Could there be a new super highway from Eastbourne to Lewes?

A27 Lewis to Polegate road near Drusillas. January 22nd 2014 E03206Q ENGSUS00120140122155801
A27 Lewis to Polegate road near Drusillas. January 22nd 2014 E03206Q ENGSUS00120140122155801
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A brand new super highway where motorists could do ten miles in ten minutes to relieve the beleaguered stretch of the A27 between Polegate and Lewes could be on the cards.

The new road – which would start at Cophall roundabout and rejoin the A27 again at Firle is the brainchild of Conservatives and business leaders in Eastbourne who believe the new road is the ideal way to solve the problem of the heavily congested road.

The plan has already been put to the Department of Transport by Conservative MP hopeful Caroline Ansell and leader of the Eastbourne Chamber of Commerce Christina Ewbank and is being seen as a far more serious alternative than dualling the current A27 between Polegate to Lewes.

The dualling of the A27 between Polegate and Lewes, which was first suggested more than 20 years ago, plan has virtually been ruled out because it is environmentally unfriendly and there is fierce opposition from conservationists and the South Downs National Park.

The debate over the troubled stretch of road between Polegate and Lewes has been a hot potato for as long as everyone can remember.

ANNEMARIE FIELD takes a look back at some of the proposals, how and why they have fallen by the wayside and what the future holds.

When the problem of the beleaguered A27 road from Polegate to Lewes reared its ugly head yet again earlier this year and appeared on the Department of Transport’s agenda, everyone breathed a collective sigh of exasperation.

Everyone knows something needs to be done to improve the transport links between here and Lewes, but a collection of proposals dating back to the 1980s have failed to find a solution.

In the years in between there have been a raft of proposals which have failed miserably.

Along the way businesses have deserted the town because of the appallingly slow transport link and more and more people have lost their lives at various accident blackspots on the dangerous stretch of road.

Now the A27 is the new topic of conversation as various sections of the Eastbourne to Portsmouth road are being investigated for funding for improvement by the Department of Transport.

Cost and benefit will drive the government’s decision on where money will be spent. That will be determined this year, with evidence-gathering completed by the end of this month.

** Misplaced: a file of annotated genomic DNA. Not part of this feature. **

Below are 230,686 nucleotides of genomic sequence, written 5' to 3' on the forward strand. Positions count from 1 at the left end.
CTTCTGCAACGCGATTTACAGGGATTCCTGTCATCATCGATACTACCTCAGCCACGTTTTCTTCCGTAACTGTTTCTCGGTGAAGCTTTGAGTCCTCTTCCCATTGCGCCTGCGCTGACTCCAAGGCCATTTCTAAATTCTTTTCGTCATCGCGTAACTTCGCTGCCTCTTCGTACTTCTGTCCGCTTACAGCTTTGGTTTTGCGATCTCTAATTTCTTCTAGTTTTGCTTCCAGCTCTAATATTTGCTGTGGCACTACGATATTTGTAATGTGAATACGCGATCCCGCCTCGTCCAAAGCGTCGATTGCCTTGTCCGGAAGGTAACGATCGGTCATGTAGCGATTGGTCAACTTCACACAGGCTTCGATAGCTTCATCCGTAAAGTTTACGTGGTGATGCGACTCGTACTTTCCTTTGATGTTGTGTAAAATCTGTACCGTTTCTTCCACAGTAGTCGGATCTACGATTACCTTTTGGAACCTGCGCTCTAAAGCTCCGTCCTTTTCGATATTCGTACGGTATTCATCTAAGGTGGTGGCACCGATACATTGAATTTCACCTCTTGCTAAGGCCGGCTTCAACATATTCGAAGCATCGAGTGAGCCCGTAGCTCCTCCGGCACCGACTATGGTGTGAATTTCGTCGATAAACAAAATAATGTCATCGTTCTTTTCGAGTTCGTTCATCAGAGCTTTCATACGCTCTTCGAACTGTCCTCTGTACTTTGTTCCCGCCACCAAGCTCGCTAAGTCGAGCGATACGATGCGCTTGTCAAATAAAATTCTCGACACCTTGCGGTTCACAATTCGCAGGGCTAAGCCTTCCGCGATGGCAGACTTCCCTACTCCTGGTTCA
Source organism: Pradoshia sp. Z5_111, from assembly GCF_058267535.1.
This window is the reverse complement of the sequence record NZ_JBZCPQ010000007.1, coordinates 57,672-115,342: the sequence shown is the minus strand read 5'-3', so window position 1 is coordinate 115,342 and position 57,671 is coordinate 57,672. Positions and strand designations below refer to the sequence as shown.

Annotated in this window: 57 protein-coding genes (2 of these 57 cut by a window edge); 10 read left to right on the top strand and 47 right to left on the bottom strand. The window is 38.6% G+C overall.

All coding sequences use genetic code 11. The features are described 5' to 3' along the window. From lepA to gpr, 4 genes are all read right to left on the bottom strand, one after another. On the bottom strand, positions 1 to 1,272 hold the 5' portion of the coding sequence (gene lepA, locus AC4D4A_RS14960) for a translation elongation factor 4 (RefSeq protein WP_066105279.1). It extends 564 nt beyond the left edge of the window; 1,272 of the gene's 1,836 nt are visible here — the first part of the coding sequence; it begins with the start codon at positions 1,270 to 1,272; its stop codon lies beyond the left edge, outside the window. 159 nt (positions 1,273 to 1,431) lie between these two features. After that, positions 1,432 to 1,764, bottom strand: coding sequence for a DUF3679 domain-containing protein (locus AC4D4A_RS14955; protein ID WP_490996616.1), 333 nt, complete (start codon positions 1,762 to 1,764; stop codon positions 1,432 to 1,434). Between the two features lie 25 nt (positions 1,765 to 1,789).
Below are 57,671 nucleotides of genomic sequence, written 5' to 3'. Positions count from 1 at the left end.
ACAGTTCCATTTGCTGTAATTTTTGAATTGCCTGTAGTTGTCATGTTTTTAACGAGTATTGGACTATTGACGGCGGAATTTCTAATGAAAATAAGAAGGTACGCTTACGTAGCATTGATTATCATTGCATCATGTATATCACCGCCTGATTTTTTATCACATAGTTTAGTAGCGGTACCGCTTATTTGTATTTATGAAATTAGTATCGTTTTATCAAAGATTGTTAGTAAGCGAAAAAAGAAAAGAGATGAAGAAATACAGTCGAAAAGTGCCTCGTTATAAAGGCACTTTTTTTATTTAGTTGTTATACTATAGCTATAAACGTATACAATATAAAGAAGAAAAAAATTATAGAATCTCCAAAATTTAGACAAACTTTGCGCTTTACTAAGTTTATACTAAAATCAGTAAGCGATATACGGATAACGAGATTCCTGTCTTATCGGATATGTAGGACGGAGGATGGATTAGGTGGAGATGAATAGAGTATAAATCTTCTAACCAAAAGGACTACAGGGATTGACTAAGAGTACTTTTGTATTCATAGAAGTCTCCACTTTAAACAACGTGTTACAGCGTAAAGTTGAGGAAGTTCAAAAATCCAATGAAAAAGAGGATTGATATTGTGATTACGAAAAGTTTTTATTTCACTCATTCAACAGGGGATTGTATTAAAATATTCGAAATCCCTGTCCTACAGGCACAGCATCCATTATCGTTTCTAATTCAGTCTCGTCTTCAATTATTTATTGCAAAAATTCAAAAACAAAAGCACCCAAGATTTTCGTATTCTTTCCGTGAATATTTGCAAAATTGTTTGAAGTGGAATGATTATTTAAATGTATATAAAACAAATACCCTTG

A feasibility study will revisit all previous proposals, good and bad but unfortunately the issues are unchanged.

Adding a carriage to the existing road has always been a real no-go. Not only are there almost 50 junctions, access road, driveways, pull-ins, bus stops and farm entrances, the winding lay of the land carries serious safety issues.

The dualling plan of the 1990s would have seen a new road, dual carriageway, offline from the Cophall roundabout, reconnecting with the existing A27 route around Firle for approximately two miles then breaking away offline again to Beddingham.

That plan has recently been described by an industry expert as “a beast” built within the South Downs National Park, over engineered with motorway style junctions at the foot of Mount Caburn, cutting through Sites of Special Interest, water meadows, bisecting the ancient downland villages of Selmeston, Alciston and then necessitating complex and costly changes at Beddingham to accommodate multiple lanes.

Bearing in mind the South Downs National Park is now the planning authority for any road development within its boundaries, it’s doubtful a dual carriageway would be in line with their vision and values.

Previous bypasses suggested along the A27 were also kicked out in the early noughties after being branded too environmentally destructive and would effectively have created racing tracks around downland villages.

Bearing in mind, a decision by the department of Transport rests on three principles: deliverable, affordable, value for money.

People need to get together now and support the one they feel will deliver on all three. Otherwise it may be another 30 years before the town gets its chance to see an improvement to the troubled road.